Managing high-density storage of library materials
Eric Bivona and Joe Montibello
- Items were stored in bays, with some
effort to collocate by call number
- Shelf location information manually
entered and tracked in item records
- Building was basically full in 2012
- Had been occupied for approximately 5 years longer than was originally planned
- Physical condition of the building was deteriorating
- Scheduled for demolition in 2013
- Collection of ~80,000 items
- New library construction would take 2+ years
- Collection would need offsite storage during demolition and construction
A new hope!
- Library secured storage space in another facility nearby
- Conceived as high-density storage: compact shelves, items shelved by size
- Our ILS is built around locating things by location code and call number - not adaptable to high-density storage needs
- The leading bid was from a vendor that we already had doing work for us
- Would require our care and feeding but would not be in our control
- The resulting system would not have integrated with our ILS
- Capital outlay
- We could build a system using Perl and the campus Oracle database
- We would own the code and be able to modify it as needed
- We could achieve better integration with the ILS
- Cost limited to staff time
We got approval from library administration to go forward with the local solution.
Facility > Floor > Room > Stack > Section > Shelf > Tray > Item
- Place barcodes on every item, tray, and shelf in the facility
- Put items of like size in trays together
- Put trays of like size on shelves together - minimize wasted space
- Represent the location hierarchy in the database so that a walkable order can be output
- Build a web interface for ingest
- *Build out capabilities for reporting, deaccessioning, and other storage maintenance tasks
- Items are sized, A-E, by laying them on a template
- Items are sorted into appropriate trays based on size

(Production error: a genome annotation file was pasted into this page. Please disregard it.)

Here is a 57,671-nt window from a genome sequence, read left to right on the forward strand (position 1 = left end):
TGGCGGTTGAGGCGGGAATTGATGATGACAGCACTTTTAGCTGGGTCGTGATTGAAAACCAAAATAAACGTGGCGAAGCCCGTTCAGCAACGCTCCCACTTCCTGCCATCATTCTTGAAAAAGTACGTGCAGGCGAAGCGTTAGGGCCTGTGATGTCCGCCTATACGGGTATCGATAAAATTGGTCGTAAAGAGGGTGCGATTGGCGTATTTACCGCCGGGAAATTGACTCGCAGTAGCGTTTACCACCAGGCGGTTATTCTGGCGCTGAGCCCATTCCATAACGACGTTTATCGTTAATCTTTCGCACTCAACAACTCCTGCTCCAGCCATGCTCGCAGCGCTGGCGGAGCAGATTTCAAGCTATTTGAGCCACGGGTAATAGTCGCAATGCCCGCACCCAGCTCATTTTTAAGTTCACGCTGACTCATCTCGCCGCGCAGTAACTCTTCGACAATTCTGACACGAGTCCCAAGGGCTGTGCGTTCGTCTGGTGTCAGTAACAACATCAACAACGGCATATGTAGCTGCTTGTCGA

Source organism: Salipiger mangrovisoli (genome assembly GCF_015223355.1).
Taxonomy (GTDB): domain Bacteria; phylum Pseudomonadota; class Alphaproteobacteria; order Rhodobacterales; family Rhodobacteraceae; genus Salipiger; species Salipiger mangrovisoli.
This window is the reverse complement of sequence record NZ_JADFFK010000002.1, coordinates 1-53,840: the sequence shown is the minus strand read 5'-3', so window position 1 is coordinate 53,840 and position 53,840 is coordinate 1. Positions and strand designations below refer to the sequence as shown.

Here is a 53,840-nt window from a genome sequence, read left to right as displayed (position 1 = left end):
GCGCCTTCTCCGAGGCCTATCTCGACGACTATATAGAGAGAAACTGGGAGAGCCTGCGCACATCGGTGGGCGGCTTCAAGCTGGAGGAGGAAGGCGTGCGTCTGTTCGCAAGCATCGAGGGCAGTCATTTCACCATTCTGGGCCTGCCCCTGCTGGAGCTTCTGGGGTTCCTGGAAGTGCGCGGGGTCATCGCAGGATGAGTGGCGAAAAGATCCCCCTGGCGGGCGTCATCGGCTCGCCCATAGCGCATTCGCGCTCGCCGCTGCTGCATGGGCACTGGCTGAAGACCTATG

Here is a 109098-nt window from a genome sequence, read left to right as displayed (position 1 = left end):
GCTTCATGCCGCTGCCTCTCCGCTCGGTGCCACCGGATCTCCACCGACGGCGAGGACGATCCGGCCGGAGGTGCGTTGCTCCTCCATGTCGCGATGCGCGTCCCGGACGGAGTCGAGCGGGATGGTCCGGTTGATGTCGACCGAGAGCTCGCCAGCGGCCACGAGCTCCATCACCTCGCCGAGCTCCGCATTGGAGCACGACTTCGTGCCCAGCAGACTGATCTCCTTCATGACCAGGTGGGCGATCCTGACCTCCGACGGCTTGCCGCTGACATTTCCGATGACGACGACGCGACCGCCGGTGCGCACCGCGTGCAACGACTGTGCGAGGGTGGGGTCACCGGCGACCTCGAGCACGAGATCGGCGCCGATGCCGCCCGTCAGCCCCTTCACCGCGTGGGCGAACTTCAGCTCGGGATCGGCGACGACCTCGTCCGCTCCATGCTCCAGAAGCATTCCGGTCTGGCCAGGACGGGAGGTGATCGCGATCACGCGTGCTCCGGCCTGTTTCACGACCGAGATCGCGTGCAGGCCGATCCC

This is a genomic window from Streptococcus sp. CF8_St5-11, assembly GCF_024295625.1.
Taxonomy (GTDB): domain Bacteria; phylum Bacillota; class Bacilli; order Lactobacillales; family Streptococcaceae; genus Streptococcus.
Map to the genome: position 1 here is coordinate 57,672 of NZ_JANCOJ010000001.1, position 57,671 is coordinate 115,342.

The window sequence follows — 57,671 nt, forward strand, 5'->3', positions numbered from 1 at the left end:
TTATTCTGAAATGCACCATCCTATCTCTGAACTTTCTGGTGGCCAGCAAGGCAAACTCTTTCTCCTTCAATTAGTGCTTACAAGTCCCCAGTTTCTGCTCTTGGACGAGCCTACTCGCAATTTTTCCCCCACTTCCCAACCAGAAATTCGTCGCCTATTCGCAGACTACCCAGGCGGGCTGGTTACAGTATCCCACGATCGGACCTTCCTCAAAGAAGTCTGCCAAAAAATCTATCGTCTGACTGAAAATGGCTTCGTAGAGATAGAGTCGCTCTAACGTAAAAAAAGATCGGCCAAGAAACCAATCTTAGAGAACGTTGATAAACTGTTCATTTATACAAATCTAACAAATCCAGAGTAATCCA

- When a tray is full, the tray's barcode and all item barcodes are scanned, building the item to tray associations
- The tray is then re-scanned to verify that the initial scan caught all items in the correct order
- Trays then get shelved, and scanned along with the shelves they sit on, associating multiple trays to a shelf
- Shelf location is written into the item record in the ILS
The book movers who came and did the ingest were pleased with the system, and told us that it was easier to use than the commercial systems they were used to using.
- We ingested 80,000 items for the Dana Library in a little over a month
- A year and a half later, we closed the existing Storage Library
- At that point we opened a second room in the Depository and ingested nearly 400,000 more items
- We have continued to add functionality to the software - deaccessioning, shelf utilization graph, additional reporting
Syncronization with ILS
Examining ShelfLoc for purgable III metadata.
Processed 81254 records for location "DXNA" with 0 errors.
Processed 4382 records for location "bxkrh" with 3239 errors:
3151 micro-form records lack a barcode (950|z).
88 records lacked a barcode (950|z):
478711 records read from III.
3290 records rejected.
1 record updated.
475420 records unchanged.
49 records updated in III (950|s).
2 ingested, on reserve items.
Paging slip enhancement
- Emailed to a program
- Shelf location field added (because the ILS wouldn't do it)
- Scannable barcode generated and printed
Visualization of space
√ Items shelved by size
√ Shelf location tracked in ILS
√ Builds upon existing requesting / paging processes
√ Development continues as needed